In December, UK Prime Minister Rishi Sunak confirmed that Brits would take to the polls in 2024. Many now expect a general election to take place in May or October, with Labour currently leading the polls by a wide margin. 

UK politics had a considerable impact on the pound last year, amid the dramatic downfall of Boris Johnson, the leadership contest, and Liz Truss’s ‘mini-budget’. This year, it has been somewhat less of a factor under the relative stability of Sunak. 

GBP may see volatility in the run-up to the election, due to uncertainty and market repositioning. An expected Labour victory could be positive for the pound, with a recent Bloomberg poll showing that two-thirds of finance professionals believe a Labour government or Labour-led coalition would be the ‘most market-friendly outcome’. 

However, whoever takes power will have the herculean task of bringing the UK back to sustainable growth without stoking inflation. Any post-election optimism could be short-lived. 

While the UK election will impact just the pound, the US election could have far wider implications. 

Despite facing 91 criminal charges, Donald Trump is the frontrunner to become the Republican nominees. If Trump regains the presidency, the uncertainty of his foreign policy could trigger significant volatility. 

Geopolitical tensions 

We have seen a marked rise in geopolitical tensions over the past couple of years and 2024 looks to be no different, as the war in Ukraine enters its third year and the situation in Gaza continues to deteriorate. 

There’s the potential for both conflicts to escalate in the new year. Which in addition to the horrifying humanitarian cost, could also have widespread economic impacts, such as driving up energy prices and reigniting inflationary pressures. 

Aside from this, 2024 also brings the potential for new trade disputes, sanctions, and political conflicts to create further tensions. For instance, the US ban on chip exports to China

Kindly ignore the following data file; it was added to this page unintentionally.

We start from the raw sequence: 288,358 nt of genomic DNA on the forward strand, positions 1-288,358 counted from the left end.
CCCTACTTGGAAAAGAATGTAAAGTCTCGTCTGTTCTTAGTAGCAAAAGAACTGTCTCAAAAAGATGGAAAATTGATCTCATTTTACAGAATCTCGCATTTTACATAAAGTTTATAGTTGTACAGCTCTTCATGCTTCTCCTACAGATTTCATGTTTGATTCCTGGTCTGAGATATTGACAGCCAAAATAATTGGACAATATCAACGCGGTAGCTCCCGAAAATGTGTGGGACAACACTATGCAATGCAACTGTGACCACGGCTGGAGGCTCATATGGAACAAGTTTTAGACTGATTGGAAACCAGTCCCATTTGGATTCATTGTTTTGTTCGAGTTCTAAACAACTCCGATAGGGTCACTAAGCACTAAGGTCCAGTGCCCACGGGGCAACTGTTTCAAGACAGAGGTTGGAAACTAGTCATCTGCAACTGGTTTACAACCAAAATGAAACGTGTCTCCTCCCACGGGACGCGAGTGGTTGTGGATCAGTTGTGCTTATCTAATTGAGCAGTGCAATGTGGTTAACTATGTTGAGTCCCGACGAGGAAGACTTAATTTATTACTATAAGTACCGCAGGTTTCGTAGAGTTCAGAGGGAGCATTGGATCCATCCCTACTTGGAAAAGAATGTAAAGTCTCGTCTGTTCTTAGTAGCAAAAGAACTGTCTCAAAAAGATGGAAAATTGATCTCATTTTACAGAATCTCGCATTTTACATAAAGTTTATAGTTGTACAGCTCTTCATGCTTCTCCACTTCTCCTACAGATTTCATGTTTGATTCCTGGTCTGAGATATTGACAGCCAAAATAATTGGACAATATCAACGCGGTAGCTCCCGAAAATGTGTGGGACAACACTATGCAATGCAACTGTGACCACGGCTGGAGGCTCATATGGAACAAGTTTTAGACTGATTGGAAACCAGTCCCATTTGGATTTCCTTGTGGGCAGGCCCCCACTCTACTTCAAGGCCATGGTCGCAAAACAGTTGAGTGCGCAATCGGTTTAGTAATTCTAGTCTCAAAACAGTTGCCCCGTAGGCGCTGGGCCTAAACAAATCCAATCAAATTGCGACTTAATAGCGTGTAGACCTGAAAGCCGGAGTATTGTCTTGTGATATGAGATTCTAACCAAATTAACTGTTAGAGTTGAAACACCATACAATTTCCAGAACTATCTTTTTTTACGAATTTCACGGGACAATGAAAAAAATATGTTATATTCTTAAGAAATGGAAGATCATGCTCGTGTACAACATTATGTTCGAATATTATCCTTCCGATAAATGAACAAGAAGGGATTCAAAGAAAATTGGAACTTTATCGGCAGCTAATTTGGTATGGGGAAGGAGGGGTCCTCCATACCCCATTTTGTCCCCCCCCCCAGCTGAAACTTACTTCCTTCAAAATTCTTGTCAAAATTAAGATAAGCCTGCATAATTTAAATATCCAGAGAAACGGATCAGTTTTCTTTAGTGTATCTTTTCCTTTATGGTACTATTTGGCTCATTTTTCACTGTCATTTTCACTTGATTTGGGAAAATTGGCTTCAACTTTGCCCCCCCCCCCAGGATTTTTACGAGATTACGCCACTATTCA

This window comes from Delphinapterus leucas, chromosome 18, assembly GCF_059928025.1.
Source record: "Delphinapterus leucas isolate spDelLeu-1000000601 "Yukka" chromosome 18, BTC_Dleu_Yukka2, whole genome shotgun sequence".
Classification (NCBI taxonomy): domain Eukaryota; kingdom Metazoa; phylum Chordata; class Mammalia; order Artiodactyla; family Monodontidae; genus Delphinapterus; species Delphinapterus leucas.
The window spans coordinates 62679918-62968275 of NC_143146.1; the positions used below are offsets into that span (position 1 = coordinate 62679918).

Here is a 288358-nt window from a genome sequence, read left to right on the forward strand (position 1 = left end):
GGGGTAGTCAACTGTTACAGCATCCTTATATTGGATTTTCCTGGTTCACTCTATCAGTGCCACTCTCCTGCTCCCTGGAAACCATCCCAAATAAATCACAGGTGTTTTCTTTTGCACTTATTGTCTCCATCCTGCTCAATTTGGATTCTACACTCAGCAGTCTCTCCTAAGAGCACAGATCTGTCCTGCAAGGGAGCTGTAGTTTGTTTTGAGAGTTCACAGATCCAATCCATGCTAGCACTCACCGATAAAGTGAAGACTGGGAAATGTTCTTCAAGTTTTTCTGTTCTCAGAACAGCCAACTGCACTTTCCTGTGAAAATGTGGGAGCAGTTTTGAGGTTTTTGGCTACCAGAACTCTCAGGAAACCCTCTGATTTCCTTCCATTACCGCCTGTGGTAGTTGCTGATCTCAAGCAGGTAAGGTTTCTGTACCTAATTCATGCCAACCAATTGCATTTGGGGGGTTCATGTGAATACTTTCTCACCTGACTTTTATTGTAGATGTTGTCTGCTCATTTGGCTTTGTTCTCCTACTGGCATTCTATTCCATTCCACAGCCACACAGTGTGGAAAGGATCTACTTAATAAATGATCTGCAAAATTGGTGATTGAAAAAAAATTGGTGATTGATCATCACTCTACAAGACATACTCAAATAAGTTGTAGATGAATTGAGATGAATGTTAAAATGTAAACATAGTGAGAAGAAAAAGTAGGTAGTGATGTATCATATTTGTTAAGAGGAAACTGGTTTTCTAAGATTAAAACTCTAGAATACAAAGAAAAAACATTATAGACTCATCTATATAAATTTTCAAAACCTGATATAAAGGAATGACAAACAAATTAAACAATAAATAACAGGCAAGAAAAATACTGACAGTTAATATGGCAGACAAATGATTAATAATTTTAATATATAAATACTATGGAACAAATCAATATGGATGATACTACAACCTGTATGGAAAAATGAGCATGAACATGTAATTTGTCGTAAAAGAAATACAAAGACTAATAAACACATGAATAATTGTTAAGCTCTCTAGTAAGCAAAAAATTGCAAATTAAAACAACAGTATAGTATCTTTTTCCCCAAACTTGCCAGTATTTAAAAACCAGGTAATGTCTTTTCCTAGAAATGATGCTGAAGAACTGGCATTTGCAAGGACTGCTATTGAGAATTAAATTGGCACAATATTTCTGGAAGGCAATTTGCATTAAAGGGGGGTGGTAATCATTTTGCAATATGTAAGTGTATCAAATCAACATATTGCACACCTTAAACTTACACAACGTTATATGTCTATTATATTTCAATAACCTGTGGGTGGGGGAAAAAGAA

This could see investors increasingly seek shelter in safe-haven currencies like the US dollar, Japanese yen, or Swiss franc. Conversely, currencies from countries directly involved in geopolitical tensions may face increased volatility and potential depreciation. 

Currencies Direct 

If you have any concerns about how potential currency volatility could impact your business in 2024 then you might want to consider how you can limit your FX exposure. 

At Currencies Direct, not only can we offer you different transfer solutions, such as forward contracts, but we’re also able to give you specialist support and expert insights. 

As a Currencies Direct customer, you can choose how you send money. Simply log in through the app or online to transfer funds 24/7 at highly competitive exchange rates, or give us a call for more detailed guidance. 

You’ll have your very own dedicated account manager who will take the time to understand your business and provided tailored support. We’ll also keep you up to date with market insights from our analysts, and you can set rate alerts. 

If you want to find out more about how Currencies Direct can help your business, such as with forward contracts to lock in favourable rates, simply get in touch

Written by
Leeann Nash